Five Things Every Publicist Wants the Media to Understand

April 12th, 2010

A popular discussion platform showcases media pitches gone awry, with a stern eye on the PR industry.  A few quick clicks reveal blog headlines that call publicists arrogant, begging them to “suck less” and “stop being bad at stuff” amongst other things.  While our side gets thrown a bone here and there, for the most part we get ridiculed quite mercilessly.

Of course, when publicists do something monumentally clumsy or deceitful, we deserve criticism, it’s a good way for us to improve.  Still, publicists sometimes deal with reporters who don’t seem to get that we’re all in this beautiful mess together.

Dear reporters, before you think a publicist’s only goal is to raise your blood pressure, please know the following:

Reporters help us accomplish our goals, but please remember we help you with your jobs too.  You know who writes the online bios about your interview subject, who feeds you key facts and figures about the industry you cover, who gets you that sought-after intel no one else seems to know?  Publicists do.  We realize a key headline or fantastic placement depends on willing reporters, but we are a fundamental part of the process too – please, please, please don’t forget that.

We are not encyclopedias.  The press secretary can’t be expected to rattle off every single vote a Senator ever cast; the media relations VP can’t be expected to recall the location of all 73 global offices; the intern will never know when the client’s product will launch.  When we don’t have answers, we usually ask around or go online to find out – just like you.  If you want, we will dig around and get back to you.  Not everyone passes (or likes) pop quizzes.

We too deal with tyrannical, delusional bosses and soul-crushing demands on our time.  There are many kind, thoughtful and driven people in PR who mentor junior staff and challenge them to do their best.  And, there are many work environments that encourage respect, teamwork and creativity.  But for every caring boss, there are lowlifes who berate, demean and insult their workers.  For every awesome office, there are firms with exorbitant billing requirements, pointless expectations of face time and “colleagues” who sabotage and steal your work.  Buy us a beer, we’d be happy to trade war stories.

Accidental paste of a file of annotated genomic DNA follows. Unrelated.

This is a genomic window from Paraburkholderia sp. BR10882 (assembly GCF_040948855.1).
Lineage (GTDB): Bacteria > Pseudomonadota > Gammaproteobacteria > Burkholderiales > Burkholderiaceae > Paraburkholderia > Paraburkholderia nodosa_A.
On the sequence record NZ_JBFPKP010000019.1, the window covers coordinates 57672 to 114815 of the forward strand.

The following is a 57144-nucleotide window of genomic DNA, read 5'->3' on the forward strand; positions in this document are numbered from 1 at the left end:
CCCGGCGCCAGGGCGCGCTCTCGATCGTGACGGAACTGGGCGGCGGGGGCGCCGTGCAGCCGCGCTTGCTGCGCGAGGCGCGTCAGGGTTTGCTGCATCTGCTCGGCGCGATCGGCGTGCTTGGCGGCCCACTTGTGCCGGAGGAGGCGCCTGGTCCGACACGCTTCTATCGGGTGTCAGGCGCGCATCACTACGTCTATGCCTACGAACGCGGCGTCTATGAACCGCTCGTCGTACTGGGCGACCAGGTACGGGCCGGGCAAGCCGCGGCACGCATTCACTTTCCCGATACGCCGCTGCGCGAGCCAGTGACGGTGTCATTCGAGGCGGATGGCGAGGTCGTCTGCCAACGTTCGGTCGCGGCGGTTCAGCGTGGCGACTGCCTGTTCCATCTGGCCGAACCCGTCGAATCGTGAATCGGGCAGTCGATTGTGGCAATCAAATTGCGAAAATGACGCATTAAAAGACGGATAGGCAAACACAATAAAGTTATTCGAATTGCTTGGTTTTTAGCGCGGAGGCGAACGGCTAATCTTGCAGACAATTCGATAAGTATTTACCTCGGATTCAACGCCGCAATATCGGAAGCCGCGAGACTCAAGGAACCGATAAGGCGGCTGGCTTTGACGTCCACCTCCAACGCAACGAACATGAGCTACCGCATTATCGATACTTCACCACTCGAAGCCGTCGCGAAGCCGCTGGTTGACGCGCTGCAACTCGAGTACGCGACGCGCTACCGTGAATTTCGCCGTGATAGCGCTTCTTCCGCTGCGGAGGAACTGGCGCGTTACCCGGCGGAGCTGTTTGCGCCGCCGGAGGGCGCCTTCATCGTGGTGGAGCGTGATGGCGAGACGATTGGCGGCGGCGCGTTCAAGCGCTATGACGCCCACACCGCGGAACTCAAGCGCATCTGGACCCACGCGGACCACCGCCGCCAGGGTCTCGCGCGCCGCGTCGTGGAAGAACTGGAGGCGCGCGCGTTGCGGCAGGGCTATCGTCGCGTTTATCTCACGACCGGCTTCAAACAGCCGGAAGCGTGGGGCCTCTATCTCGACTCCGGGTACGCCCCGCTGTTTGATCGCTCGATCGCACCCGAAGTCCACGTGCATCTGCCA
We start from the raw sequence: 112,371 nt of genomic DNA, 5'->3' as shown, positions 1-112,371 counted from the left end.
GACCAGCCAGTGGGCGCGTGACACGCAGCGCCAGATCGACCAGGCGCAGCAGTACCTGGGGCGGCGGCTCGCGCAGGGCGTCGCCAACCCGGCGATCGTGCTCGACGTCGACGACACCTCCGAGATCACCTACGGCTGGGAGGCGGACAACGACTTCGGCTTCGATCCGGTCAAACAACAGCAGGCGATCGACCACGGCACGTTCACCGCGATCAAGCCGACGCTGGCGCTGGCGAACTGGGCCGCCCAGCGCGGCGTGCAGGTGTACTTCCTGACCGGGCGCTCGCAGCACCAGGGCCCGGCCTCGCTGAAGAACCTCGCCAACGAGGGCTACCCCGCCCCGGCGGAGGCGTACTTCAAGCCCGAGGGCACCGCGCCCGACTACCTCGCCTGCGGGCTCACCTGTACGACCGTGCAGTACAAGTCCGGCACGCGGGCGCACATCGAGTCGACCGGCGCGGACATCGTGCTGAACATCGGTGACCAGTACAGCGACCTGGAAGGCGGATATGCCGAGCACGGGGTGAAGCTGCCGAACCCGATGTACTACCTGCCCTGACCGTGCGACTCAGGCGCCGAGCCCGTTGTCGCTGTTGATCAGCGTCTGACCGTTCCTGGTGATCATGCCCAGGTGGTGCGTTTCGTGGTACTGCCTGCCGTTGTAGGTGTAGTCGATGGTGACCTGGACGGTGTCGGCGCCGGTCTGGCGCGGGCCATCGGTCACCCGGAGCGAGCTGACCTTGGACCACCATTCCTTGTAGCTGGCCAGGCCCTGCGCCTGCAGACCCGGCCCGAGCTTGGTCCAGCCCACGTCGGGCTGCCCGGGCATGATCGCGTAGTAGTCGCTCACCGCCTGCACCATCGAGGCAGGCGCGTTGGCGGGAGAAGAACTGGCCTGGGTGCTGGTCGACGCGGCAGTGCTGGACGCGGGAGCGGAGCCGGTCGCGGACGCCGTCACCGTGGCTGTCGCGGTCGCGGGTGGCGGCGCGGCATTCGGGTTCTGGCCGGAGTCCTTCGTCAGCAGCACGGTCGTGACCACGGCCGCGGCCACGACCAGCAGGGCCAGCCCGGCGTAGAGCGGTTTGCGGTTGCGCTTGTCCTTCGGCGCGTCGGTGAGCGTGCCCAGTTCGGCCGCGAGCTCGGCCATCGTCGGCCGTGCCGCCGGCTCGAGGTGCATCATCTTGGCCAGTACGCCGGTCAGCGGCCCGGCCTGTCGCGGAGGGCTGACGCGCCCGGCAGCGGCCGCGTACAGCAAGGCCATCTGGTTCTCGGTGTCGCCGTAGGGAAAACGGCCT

Our jobs are also in jeopardy.  As publicists, we sympathize with the fact that the media industry is in an distressing, ongoing state of upheaval.  But know that as newspapers shutter and reporters get pink-slipped, PR firms are hemorrhaging talent at a rapid clip.  You’re not the only one wondering if that next phone call or email is HR asking us to “stop by for a friendly chat about your future.”

It all comes full circle, baby.  Good for you if you aim to be the next Cronkite; the world needs smart, demanding, no-nonsense reporters who deliver balanced and thought-provoking feedback.  But, some of you may want to join our line of work eventually, to get a taste of the alleged dark other side.  If so, you may want to think twice the next time you’re tempted to sneer at a publicist if you’re not getting the answers you want.  Thanks to social networks, endless happy hours and meet-and-greets, the publicist community is more tight-knit than you may think.  Know that gossip about a reporter’s bullish treatment and imbalanced coverage gets around very quickly.

4 Responses to “Five Things Every Publicist Wants the Media to Understand”

  1. [...] reporters and make them understand its not so easy for us. This morning, I came upon this post, FIVE THINGS EVERY PUBLICIST WANTS THE MEDIA TO UNDERSTAND and it made me feel a little [...]

  2. [...] world outside of our JMC classes that we will continue to have to overcome. In an entry posted on The Blog Aesthetic, it spells out five things every publicist wants the media to know, and I couldn’t agree more. [...]

  3. Kay Ross says:

    As a former journalist who received lots of BAD media releases and phone calls from PR people (and who now trains people how to write media releases and how to deal with media people), I feel compelled to comment. Your first point is totally valid – journalists do rely on PR people for lots of good stories. But as for the rest of your points, sorry, it’s not a journalist’s responsibility to care about those things -they’re irrelevant. Journalists want PR people to understand the rules of the game: send the right, newsworthy information to the right people at the right time. And please please please, cut the PR fluff (even if your clients want you to include it in a media release).

  4. Seet says:

    Nodding away reading this. Fifth point is more real than you think =)

    Kay raised a good point, journalists don’t care. What we can do is be a better PR and think of better ways to consult, advice, or threaten the clients to do things the right way =)

    - Seet
    Greetings from Kuala Lumpur

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